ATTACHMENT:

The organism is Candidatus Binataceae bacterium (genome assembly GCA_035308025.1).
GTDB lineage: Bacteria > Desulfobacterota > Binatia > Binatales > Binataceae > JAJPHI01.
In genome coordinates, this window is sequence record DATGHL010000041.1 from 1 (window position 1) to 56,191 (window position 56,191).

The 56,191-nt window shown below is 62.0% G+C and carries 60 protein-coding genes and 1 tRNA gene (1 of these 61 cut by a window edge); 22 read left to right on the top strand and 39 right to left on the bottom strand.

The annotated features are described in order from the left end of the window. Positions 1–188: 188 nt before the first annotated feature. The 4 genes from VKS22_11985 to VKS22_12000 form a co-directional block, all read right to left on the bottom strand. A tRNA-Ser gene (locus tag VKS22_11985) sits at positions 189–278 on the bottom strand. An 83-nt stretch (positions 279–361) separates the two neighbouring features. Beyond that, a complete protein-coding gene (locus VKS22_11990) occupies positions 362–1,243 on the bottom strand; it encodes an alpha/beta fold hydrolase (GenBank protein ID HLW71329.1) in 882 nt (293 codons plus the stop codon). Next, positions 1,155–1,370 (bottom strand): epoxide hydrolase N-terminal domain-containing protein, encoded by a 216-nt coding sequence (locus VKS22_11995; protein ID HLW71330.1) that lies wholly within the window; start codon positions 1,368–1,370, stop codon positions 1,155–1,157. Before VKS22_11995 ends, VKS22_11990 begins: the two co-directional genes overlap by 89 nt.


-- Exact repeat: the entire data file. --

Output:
The organism is Candidatus Binataceae bacterium (genome assembly GCA_035308025.1).
GTDB lineage: Bacteria > Desulfobacterota > Binatia > Binatales > Binataceae > JAJPHI01.
In genome coordinates, this window is sequence record DATGHL010000041.1 from 1 (window position 1) to 56,191 (window position 56,191).

The 56,191-nt window shown below is 62.0% G+C and carries 60 protein-coding genes and 1 tRNA gene (1 of these 61 cut by a window edge); 22 read left to right on the top strand and 39 right to left on the bottom strand.

The annotated features are described in order from the left end of the window. Positions 1–188: 188 nt before the first annotated feature. The 4 genes from VKS22_11985 to VKS22_12000 form a co-directional block, all read right to left on the bottom strand. A tRNA-Ser gene (locus tag VKS22_11985) sits at positions 189–278 on the bottom strand. An 83-nt stretch (positions 279–361) separates the two neighbouring features. Beyond that, a complete protein-coding gene (locus VKS22_11990) occupies positions 362–1,243 on the bottom strand; it encodes an alpha/beta fold hydrolase (GenBank protein ID HLW71329.1) in 882 nt (293 codons plus the stop codon). Next, positions 1,155–1,370 (bottom strand): epoxide hydrolase N-terminal domain-containing protein, encoded by a 216-nt coding sequence (locus VKS22_11995; protein ID HLW71330.1) that lies wholly within the window; start codon positions 1,368–1,370, stop codon positions 1,155–1,157. Before VKS22_11995 ends, VKS22_11990 begins: the two co-directional genes overlap by 89 nt.